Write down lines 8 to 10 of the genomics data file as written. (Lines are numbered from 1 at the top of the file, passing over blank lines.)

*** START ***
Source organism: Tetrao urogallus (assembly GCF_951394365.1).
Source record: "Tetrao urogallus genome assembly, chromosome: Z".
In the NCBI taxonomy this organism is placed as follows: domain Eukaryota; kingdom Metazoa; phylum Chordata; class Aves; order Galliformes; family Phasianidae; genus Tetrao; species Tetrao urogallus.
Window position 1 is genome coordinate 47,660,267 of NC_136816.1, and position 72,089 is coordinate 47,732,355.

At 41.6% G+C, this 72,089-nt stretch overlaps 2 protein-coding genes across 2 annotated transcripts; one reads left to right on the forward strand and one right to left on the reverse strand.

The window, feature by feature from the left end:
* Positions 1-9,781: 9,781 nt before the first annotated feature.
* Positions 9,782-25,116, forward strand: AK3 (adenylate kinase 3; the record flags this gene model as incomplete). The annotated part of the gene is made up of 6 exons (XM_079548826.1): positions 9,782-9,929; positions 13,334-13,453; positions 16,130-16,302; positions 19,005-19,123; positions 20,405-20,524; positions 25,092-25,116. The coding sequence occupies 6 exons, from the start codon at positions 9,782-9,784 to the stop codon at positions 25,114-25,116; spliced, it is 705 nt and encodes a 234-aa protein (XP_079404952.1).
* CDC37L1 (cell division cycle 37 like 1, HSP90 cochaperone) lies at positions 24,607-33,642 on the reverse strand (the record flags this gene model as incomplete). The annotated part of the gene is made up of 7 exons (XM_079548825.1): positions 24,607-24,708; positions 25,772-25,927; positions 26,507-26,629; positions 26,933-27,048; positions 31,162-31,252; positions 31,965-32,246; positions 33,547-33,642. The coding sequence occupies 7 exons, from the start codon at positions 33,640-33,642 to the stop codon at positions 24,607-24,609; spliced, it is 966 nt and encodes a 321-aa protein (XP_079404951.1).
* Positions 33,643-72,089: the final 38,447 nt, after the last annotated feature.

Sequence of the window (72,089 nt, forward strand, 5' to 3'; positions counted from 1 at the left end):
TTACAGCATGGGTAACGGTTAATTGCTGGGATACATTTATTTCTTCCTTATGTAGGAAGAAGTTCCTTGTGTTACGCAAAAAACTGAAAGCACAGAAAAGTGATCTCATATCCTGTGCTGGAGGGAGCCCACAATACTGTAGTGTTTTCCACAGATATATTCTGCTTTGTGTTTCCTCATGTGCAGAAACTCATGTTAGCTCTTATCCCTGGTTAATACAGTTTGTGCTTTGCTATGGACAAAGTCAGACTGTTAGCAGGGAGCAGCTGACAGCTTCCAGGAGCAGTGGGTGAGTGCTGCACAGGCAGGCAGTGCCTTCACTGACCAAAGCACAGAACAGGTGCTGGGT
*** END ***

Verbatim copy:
* Positions 9,782-25,116, forward strand: AK3 (adenylate kinase 3; the record flags this gene model as incomplete). The annotated part of the gene is made up of 6 exons (XM_079548826.1): positions 9,782-9,929; positions 13,334-13,453; positions 16,130-16,302; positions 19,005-19,123; positions 20,405-20,524; positions 25,092-25,116. The coding sequence occupies 6 exons, from the start codon at positions 9,782-9,784 to the stop codon at positions 25,114-25,116; spliced, it is 705 nt and encodes a 234-aa protein (XP_079404952.1).
* CDC37L1 (cell division cycle 37 like 1, HSP90 cochaperone) lies at positions 24,607-33,642 on the reverse strand (the record flags this gene model as incomplete). The annotated part of the gene is made up of 7 exons (XM_079548825.1): positions 24,607-24,708; positions 25,772-25,927; positions 26,507-26,629; positions 26,933-27,048; positions 31,162-31,252; positions 31,965-32,246; positions 33,547-33,642. The coding sequence occupies 7 exons, from the start codon at positions 33,640-33,642 to the stop codon at positions 24,607-24,609; spliced, it is 966 nt and encodes a 321-aa protein (XP_079404951.1).
* Positions 33,643-72,089: the final 38,447 nt, after the last annotated feature.